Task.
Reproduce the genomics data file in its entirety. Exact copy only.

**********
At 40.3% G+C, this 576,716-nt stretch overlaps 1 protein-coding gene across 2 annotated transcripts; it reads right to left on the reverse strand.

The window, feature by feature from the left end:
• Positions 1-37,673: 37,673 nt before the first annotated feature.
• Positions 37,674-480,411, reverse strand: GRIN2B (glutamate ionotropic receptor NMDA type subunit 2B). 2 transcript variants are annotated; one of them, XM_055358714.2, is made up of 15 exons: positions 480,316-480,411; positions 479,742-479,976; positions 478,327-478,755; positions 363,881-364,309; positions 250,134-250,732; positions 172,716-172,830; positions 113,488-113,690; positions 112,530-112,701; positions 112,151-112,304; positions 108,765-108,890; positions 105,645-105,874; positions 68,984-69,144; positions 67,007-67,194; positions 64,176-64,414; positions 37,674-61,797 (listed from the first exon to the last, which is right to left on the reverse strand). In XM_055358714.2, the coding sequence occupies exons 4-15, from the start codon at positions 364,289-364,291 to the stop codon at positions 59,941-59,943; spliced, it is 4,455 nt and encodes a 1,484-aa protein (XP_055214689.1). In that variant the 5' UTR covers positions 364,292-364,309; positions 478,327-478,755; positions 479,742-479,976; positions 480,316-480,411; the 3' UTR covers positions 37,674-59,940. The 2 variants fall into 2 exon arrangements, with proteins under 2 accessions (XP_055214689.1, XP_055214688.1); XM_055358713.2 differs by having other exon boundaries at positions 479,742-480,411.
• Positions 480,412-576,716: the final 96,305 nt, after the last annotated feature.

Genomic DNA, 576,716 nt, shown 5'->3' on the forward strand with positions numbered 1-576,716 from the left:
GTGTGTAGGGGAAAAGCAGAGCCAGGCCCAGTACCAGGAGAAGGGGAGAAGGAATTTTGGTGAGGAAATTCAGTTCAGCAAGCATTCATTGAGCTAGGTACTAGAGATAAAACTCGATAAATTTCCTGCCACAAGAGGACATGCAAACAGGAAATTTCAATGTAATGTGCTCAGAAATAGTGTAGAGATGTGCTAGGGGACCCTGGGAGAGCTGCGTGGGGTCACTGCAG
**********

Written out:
At 40.3% G+C, this 576,716-nt stretch overlaps 1 protein-coding gene across 2 annotated transcripts; it reads right to left on the reverse strand.

The window, feature by feature from the left end:
• Positions 1-37,673: 37,673 nt before the first annotated feature.
• Positions 37,674-480,411, reverse strand: GRIN2B (glutamate ionotropic receptor NMDA type subunit 2B). 2 transcript variants are annotated; one of them, XM_055358714.2, is made up of 15 exons: positions 480,316-480,411; positions 479,742-479,976; positions 478,327-478,755; positions 363,881-364,309; positions 250,134-250,732; positions 172,716-172,830; positions 113,488-113,690; positions 112,530-112,701; positions 112,151-112,304; positions 108,765-108,890; positions 105,645-105,874; positions 68,984-69,144; positions 67,007-67,194; positions 64,176-64,414; positions 37,674-61,797 (listed from the first exon to the last, which is right to left on the reverse strand). In XM_055358714.2, the coding sequence occupies exons 4-15, from the start codon at positions 364,289-364,291 to the stop codon at positions 59,941-59,943; spliced, it is 4,455 nt and encodes a 1,484-aa protein (XP_055214689.1). In that variant the 5' UTR covers positions 364,292-364,309; positions 478,327-478,755; positions 479,742-479,976; positions 480,316-480,411; the 3' UTR covers positions 37,674-59,940. The 2 variants fall into 2 exon arrangements, with proteins under 2 accessions (XP_055214689.1, XP_055214688.1); XM_055358713.2 differs by having other exon boundaries at positions 479,742-480,411.
• Positions 480,412-576,716: the final 96,305 nt, after the last annotated feature.

Genomic DNA, 576,716 nt, shown 5'->3' on the forward strand with positions numbered 1-576,716 from the left:
GTGTGTAGGGGAAAAGCAGAGCCAGGCCCAGTACCAGGAGAAGGGGAGAAGGAATTTTGGTGAGGAAATTCAGTTCAGCAAGCATTCATTGAGCTAGGTACTAGAGATAAAACTCGATAAATTTCCTGCCACAAGAGGACATGCAAACAGGAAATTTCAATGTAATGTGCTCAGAAATAGTGTAGAGATGTGCTAGGGGACCCTGGGAGAGCTGCGTGGGGTCACTGCAG